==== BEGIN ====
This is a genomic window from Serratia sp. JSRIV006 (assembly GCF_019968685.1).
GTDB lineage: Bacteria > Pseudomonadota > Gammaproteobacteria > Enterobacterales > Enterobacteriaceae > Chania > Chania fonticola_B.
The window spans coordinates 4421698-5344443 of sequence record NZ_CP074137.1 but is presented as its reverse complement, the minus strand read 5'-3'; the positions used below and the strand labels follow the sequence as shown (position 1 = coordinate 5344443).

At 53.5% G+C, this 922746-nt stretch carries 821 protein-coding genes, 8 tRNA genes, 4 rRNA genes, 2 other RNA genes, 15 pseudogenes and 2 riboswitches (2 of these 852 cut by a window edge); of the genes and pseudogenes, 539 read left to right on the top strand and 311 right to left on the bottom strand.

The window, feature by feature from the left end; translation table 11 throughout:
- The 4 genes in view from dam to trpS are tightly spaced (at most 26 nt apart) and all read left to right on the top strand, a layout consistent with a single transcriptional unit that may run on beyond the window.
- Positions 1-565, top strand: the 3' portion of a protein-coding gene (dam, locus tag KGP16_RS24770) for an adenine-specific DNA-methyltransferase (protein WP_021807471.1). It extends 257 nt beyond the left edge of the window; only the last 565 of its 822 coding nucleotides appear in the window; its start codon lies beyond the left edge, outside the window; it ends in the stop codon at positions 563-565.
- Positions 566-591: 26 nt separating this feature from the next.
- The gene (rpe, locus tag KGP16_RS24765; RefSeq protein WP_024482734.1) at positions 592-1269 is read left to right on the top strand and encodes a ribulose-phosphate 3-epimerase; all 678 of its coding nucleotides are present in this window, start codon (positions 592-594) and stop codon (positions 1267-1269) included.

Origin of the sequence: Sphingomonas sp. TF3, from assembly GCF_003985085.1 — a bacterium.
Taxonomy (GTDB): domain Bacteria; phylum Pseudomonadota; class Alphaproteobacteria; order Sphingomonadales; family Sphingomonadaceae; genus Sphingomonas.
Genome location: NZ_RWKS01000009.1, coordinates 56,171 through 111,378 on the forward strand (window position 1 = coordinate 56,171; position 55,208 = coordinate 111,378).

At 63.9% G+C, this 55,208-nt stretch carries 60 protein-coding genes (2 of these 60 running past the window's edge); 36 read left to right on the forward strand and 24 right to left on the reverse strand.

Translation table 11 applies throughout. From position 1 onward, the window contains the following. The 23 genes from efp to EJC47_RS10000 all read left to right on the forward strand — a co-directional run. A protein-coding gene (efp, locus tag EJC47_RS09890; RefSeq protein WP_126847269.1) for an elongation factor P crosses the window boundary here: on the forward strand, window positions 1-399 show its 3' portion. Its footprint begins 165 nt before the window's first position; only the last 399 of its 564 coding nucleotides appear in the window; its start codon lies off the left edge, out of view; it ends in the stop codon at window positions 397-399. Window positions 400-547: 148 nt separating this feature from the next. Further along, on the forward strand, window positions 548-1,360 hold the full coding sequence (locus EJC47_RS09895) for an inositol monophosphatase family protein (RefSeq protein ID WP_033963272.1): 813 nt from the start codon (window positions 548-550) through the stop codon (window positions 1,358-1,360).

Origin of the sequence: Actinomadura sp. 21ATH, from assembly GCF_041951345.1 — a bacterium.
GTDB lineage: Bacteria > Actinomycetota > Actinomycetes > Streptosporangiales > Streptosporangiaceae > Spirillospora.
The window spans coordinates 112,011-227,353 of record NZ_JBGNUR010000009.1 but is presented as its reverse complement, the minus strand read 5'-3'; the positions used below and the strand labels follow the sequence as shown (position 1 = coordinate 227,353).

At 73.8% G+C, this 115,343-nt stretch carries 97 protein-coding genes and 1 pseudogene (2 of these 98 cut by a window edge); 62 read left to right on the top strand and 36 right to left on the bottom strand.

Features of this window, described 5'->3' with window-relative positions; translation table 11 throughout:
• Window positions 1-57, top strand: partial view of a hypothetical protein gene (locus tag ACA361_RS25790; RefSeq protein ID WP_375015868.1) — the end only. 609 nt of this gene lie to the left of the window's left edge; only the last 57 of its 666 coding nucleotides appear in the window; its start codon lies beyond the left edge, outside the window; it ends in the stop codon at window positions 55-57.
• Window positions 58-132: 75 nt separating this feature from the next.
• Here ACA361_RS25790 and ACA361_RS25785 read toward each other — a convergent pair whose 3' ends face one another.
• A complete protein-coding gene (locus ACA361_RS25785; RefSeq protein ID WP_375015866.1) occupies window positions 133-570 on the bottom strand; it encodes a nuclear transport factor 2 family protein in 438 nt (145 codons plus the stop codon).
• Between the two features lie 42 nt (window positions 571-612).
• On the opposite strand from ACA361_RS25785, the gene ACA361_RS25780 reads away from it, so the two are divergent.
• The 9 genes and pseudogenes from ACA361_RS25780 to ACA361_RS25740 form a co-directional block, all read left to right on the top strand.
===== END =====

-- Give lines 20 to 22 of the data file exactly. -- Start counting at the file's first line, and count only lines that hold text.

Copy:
• Window positions 1-57, top strand: partial view of a hypothetical protein gene (locus tag ACA361_RS25790; RefSeq protein ID WP_375015868.1) — the end only. 609 nt of this gene lie to the left of the window's left edge; only the last 57 of its 666 coding nucleotides appear in the window; its start codon lies beyond the left edge, outside the window; it ends in the stop codon at window positions 55-57.
• Window positions 58-132: 75 nt separating this feature from the next.
• Here ACA361_RS25790 and ACA361_RS25785 read toward each other — a convergent pair whose 3' ends face one another.